Saturday, June 25, 2011

Winter Blues.

Shooting Stars found on Dunraven Pass.
I feel like for the last few months I've been grasping at what little signs of spring are available - the baby bison or a few little patches of green grass that pushing their way through the snow.  I can officially say that I'm not have to search any more but now spring has just become apparent in the world around me.  Thankfully!  I was starting to get the blues super bad from being locked up inside.

The Canyon area is starting to display a multitude of Glacier Lilies out in the cabin areas, which is such a joy to walk by on my way to work as opposed to a pile of snow!  The most snow free hikes are still in the northern range so that's where I've been heading on my weekends - but still got in a smaller hike before work the other morning!

Mount Washburn.
I'm currently reading Second Nature by Michael Pollen, which is fantastic and I would highly recommend it to anyone who has ever known the joys of dirty fingernails after a day of playing in a garden.  One of the sections that I have found most interesting so far is his chapter on weeds.  Throughout much of the book he struggles between taking up the Emersonian view on nature and just letting it do it's own thing versus being a person who has a garden and tends to the needs of those plants.  So when weeds start to infest his garden, he struggles (not due to a lack of a hoe and two good arms) to keep the weeds at bay.

He does some research that is rather interesting - a lot of the plants that we consider weeds - dandelions, milkweed, etc. - are really plants that were brought over by the Europeans and have thrived in our society where we tend to the land.  After reading this chapter, I started thinking about the dandelions that we have here in the park - and they all tend to be beside the road or in Mammoth (where they continue to manicure the lawn due to historical significance).  It makes it easier to know information like this to balance Emersonian ideals and still be able to kill the plants that have moved in to take your tomato's spot.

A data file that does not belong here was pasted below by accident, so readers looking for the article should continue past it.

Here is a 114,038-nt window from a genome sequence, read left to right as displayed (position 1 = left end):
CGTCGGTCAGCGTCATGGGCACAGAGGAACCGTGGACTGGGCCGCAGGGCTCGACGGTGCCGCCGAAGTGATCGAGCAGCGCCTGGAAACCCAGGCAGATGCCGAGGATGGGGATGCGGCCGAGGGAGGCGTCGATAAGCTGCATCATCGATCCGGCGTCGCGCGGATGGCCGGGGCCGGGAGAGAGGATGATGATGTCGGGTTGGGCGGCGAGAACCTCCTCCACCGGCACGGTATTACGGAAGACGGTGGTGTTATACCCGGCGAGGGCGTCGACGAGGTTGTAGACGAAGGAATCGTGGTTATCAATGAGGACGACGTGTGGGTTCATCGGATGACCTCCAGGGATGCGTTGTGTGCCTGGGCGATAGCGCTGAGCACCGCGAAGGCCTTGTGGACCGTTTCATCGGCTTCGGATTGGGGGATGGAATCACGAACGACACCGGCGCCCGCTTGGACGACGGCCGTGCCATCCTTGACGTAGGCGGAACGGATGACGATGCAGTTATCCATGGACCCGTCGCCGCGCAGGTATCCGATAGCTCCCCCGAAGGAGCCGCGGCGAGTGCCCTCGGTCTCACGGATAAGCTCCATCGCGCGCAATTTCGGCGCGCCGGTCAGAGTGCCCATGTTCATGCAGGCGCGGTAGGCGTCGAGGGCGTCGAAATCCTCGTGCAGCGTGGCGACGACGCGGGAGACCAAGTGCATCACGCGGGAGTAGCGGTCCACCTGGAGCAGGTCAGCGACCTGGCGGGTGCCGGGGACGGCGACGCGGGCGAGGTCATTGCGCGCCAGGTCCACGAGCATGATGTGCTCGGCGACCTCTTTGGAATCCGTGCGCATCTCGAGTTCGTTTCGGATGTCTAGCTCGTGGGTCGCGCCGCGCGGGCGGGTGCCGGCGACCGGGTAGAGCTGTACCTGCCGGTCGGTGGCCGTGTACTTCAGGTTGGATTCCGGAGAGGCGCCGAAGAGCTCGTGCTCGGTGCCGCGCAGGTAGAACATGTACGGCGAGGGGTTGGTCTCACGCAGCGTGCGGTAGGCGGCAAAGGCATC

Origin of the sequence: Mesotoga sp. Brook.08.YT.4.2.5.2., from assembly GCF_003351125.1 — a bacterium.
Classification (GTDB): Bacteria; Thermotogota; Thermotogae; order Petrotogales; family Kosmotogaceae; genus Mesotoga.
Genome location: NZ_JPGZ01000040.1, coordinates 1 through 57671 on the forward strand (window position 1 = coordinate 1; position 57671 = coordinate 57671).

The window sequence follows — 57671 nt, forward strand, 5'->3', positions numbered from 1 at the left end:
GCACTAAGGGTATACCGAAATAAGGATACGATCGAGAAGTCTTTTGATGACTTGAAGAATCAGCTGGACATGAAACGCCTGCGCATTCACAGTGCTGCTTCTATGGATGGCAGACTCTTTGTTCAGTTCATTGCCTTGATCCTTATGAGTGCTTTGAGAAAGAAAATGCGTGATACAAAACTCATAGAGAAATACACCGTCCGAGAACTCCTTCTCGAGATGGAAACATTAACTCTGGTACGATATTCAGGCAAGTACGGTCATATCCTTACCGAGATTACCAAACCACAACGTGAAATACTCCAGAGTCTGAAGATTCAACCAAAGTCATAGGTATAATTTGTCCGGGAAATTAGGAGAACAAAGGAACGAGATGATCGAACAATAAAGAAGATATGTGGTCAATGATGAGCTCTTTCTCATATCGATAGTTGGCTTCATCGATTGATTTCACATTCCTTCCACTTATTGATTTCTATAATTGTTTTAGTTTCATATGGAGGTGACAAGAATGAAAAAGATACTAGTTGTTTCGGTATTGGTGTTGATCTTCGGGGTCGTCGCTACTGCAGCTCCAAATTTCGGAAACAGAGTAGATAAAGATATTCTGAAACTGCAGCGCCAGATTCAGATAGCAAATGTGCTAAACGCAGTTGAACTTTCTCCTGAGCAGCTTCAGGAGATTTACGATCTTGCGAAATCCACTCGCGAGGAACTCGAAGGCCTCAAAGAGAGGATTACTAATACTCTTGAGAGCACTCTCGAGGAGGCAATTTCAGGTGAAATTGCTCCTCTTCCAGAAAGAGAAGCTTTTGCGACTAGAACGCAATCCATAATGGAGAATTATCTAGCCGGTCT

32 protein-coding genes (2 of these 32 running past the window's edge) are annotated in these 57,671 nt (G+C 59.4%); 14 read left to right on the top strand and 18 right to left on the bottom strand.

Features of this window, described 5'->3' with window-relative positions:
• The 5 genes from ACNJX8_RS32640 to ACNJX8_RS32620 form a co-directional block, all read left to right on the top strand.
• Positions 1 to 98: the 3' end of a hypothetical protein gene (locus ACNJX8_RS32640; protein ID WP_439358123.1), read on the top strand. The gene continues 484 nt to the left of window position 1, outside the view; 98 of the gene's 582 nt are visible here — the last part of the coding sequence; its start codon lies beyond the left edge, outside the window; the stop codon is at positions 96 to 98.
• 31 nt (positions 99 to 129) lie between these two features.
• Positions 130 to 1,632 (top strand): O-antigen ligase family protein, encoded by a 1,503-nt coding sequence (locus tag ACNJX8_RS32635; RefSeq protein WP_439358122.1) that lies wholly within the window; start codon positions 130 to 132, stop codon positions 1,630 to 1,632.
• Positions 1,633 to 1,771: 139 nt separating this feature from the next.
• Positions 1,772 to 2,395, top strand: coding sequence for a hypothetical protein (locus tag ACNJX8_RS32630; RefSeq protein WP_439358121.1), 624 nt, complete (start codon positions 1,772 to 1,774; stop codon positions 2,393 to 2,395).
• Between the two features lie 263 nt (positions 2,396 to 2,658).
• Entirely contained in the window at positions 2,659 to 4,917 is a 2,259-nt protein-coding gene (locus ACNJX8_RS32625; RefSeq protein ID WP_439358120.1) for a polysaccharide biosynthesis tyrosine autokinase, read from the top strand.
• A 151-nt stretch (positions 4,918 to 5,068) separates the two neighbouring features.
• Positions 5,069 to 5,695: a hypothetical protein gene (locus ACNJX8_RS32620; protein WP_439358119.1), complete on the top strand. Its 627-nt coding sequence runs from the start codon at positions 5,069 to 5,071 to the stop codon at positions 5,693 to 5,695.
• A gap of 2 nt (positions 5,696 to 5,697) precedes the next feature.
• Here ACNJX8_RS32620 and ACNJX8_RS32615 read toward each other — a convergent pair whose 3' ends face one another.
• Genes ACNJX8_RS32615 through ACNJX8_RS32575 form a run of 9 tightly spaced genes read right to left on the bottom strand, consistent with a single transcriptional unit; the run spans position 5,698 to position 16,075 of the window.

Now that spring is actually here, I feel like I can relax and mediate in the warmth of the sun's rays.  Bailey (my middle niece) will be coming out to visit me in about a week and a half - I'm super jazzed to show her the park.  It's an amazing place and I hope that she can follow John Muir's advice:

Walk away quietly in any direction and taste the freedom of the mountaineer.  Camp out among the grass and gentians of glacier meadows, in craggy garden nooks full of Nature’s darlings.  Climb the mountains and get their good tidings.  Nautre’s peace will flow into you as sunshine flows into trees.  The winds will blow their own freshness into you, and the storms their energy, while cares will drop off like autumn leaves.

1 comment:

  1. I think dandelions are pretty, but I'm allergic. :( You can eat their leaves in salads but I'm not sure I've tried them.

    I miss you, Pookie!